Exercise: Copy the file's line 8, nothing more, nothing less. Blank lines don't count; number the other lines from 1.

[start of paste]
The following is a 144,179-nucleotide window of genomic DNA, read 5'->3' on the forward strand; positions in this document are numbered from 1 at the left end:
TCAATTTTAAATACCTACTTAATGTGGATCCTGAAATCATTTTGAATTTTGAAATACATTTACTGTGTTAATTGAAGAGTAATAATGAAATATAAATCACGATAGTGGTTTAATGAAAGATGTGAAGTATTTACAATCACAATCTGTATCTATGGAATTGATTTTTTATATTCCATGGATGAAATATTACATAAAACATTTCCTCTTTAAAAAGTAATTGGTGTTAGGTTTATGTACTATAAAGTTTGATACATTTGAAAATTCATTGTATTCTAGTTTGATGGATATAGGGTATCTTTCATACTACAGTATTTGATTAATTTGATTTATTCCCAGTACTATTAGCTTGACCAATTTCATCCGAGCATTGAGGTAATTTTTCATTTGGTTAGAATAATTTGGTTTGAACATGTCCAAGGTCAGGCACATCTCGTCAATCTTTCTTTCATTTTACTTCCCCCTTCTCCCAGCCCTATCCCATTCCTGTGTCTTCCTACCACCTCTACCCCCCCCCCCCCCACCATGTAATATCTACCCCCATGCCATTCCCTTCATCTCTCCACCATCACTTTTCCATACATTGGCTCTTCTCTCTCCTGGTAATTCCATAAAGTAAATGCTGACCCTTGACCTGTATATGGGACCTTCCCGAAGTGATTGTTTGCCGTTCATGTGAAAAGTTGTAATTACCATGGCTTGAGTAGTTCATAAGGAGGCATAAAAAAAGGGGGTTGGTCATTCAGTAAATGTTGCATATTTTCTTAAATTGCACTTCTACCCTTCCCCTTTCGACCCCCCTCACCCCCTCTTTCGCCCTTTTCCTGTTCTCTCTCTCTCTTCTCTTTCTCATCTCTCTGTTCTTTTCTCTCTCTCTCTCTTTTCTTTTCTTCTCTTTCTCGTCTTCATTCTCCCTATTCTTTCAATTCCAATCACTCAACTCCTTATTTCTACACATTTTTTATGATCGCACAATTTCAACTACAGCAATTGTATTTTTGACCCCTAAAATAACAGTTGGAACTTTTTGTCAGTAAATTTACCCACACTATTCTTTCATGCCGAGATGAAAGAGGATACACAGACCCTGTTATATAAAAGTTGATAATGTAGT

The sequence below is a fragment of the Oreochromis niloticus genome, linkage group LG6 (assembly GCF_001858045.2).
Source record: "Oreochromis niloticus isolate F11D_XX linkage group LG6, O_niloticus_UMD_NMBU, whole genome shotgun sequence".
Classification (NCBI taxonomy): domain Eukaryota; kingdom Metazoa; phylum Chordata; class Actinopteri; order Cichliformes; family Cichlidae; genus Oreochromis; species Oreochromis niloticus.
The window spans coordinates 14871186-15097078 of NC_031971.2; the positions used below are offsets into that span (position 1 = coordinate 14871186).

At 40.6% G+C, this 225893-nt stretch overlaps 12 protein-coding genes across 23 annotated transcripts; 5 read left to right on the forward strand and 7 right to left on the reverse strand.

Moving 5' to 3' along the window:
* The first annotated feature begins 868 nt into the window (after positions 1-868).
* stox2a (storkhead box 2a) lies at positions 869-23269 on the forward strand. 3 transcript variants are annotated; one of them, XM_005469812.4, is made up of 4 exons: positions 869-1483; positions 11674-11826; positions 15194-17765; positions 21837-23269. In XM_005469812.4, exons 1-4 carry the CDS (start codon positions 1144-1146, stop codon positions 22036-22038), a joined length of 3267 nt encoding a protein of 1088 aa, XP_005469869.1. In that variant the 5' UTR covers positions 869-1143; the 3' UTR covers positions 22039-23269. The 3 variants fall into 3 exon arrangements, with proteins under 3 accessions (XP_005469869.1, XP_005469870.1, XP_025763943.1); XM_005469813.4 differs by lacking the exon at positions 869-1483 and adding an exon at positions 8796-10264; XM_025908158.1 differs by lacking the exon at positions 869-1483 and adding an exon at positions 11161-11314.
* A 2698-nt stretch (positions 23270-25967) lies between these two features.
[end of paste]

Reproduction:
Moving 5' to 3' along the window: